"My glance tore away from the theater screen emitting a Joaquin Phoenix performance (pre-Joker) and moved to my date’s phone screen, the wallpaper a photo of Zooey Deschanel with the phrase “FUCK SUMMER” blockading her eyes. My conscience let out a collective sigh that released the hope that maybe this one is different. Most of my high school and college dates were based on a guy distilling me into three components: music recommendations, the personification of a LetterBoxd movie opinion guide, and a shoddy bookshop date that cannot decide where to eat.
As a teenager, my life was situated in finding comfort and safety from the confines of family dilemmas and hospital rooms in the dog-eared pages of books. I yearned that love I found in public library novels and all the Lionel Richie ballads that my mom played as she cleaned the house. Despite feeling entirely alone during the pressure points of depression, I accepted that the only refuge I had were those fictional characters in novels, and casting myself as the name here in creative but plot-stunted Wattpad stories. Love itself was ‘other’ for me in the context of the real world, where I severely guarded myself against these prefixed projections.
Frankly, the first formulas of romantic love that I witnessed, maimed the optimism that lived only inside this fantasy of fictional characters and myself. My opinion of love resulted from cinematic parallels and heart-rending images, conjured up by a deep depression that led to alcoholism. I did not know then that I was witnessing love defined only by a dangerous codependency. Yet, I used this diluted sense of love to navigate those dates that I am now well aware were manic-pixieing me; using me as both a distraction and assurance of a better reality. These were reminders that sometimes I was right to think that there was not someone out there for me. Then again, I was a sophomore at UCSB where a majority of the 20-year-old dating pool is not looking for formidable love with a vulnerable shell. I did not know that back then the only partner I was yearning for was to wholeheartedly love myself. This journey to love oneself is a beautiful one and a tragedy all wrapped up like the semblance of a Babushka doll.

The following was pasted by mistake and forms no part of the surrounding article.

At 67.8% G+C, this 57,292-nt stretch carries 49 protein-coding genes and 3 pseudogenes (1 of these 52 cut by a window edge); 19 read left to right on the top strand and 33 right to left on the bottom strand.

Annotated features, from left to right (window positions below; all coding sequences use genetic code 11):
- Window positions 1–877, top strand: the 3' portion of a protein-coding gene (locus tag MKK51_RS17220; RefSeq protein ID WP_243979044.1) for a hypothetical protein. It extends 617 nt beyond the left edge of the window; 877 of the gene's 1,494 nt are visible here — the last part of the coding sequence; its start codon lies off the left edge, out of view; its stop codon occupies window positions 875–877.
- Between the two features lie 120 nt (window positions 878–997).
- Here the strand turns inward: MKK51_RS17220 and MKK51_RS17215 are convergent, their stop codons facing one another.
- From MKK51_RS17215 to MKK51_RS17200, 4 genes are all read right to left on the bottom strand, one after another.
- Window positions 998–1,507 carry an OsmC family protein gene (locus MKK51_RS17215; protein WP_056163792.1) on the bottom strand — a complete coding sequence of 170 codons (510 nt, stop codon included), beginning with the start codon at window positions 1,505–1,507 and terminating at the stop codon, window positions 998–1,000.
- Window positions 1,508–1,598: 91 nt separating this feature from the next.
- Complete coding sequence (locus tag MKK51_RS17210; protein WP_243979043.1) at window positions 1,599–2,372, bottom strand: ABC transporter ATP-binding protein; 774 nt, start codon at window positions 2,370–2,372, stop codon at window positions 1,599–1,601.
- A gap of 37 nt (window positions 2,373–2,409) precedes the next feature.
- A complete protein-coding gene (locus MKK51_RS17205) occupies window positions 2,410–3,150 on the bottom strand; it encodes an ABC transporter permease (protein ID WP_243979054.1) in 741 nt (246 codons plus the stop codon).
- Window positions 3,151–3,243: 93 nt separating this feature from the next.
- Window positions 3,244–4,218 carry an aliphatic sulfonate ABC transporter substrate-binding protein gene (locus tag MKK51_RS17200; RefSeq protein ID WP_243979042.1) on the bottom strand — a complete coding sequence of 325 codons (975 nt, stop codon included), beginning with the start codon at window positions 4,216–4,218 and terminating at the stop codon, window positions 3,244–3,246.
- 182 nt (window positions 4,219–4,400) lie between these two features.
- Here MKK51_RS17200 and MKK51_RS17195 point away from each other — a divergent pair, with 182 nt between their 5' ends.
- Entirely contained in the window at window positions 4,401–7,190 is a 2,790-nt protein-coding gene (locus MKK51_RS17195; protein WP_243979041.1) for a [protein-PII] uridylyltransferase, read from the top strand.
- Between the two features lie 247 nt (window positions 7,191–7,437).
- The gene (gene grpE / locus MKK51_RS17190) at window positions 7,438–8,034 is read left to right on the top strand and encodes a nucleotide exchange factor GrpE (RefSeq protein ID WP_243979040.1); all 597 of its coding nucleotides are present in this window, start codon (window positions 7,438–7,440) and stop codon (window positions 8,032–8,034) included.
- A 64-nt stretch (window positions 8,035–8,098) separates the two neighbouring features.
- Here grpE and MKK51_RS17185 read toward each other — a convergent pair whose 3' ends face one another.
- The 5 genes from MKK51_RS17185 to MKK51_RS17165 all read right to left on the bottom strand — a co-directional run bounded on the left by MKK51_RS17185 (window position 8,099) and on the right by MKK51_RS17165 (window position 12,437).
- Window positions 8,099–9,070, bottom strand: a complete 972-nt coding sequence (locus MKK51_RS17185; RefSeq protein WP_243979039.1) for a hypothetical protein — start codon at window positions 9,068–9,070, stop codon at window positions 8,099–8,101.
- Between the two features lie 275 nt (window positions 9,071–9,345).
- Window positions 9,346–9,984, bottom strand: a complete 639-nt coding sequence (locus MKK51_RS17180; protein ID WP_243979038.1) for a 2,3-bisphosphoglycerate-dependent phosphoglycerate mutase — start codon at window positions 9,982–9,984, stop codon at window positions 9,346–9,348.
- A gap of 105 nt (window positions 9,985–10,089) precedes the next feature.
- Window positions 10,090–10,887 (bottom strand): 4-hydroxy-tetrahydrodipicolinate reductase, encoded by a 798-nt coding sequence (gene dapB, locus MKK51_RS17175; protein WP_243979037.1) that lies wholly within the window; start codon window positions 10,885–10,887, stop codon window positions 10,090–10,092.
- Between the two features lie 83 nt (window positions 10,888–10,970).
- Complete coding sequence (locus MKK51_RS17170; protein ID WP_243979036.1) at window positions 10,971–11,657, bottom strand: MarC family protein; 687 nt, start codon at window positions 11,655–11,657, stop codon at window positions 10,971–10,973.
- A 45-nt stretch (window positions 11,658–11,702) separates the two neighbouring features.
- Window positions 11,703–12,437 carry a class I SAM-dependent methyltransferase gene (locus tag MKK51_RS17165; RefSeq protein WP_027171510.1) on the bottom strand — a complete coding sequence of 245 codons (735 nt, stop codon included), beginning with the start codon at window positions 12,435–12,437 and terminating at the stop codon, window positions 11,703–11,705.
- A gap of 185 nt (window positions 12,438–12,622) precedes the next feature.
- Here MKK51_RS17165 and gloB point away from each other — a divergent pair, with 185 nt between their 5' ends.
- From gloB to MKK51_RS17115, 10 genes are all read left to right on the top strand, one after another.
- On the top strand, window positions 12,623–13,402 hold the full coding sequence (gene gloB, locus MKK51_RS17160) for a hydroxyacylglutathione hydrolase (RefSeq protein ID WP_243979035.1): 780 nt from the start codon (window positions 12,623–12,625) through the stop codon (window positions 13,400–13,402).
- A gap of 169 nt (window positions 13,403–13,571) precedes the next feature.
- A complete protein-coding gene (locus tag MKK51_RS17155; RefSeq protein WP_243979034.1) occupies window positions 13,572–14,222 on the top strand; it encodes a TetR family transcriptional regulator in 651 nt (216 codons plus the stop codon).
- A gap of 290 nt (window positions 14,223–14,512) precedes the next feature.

The pieces of love shown during my college life allowed me to breathe a new sense of thinking, whether that be my friend brewing me a cup of tea in her dorm room when my head felt like it was going to fall off, or my professor guiding me to on campus mental health facilities. My mom breaking off a rosemary plant for me to inhale and lay on her shoulder, allowing me to cry after I told her the pain I felt witnessing my best friend get incarcerated, to the unwavering guilt I felt having them acquire loans to get me to a good university. It was always me against me, this hypothetical fight that I thought I would soon forfeit.
It is rough to talk about something so entirely personal, but that is what writing is for me. This release of every emotion, coupled with the realization that your visions of yourself can evolve and foster more creativity and more dedication to love yourself and others, kindly and graciously.
I found nobility in loving myself, the way the sun falls on my face, the way I aspire to create these cinematic visions of not only progressing my own life, but bringing my friends into their own. Maybe it is a cliche to say that I began to find myself in college, but honestly, I did. Without learning to love with every possible narrative of myself, I would never have felt comfortable with the state of vulnerability in my friendships.
I no longer fret over the prescribed concept of the artsy girl that will teach me how to find myself. I am okay with being alone, for now, because I have found the greatest love I have ever known in my close friends, my family, and myself."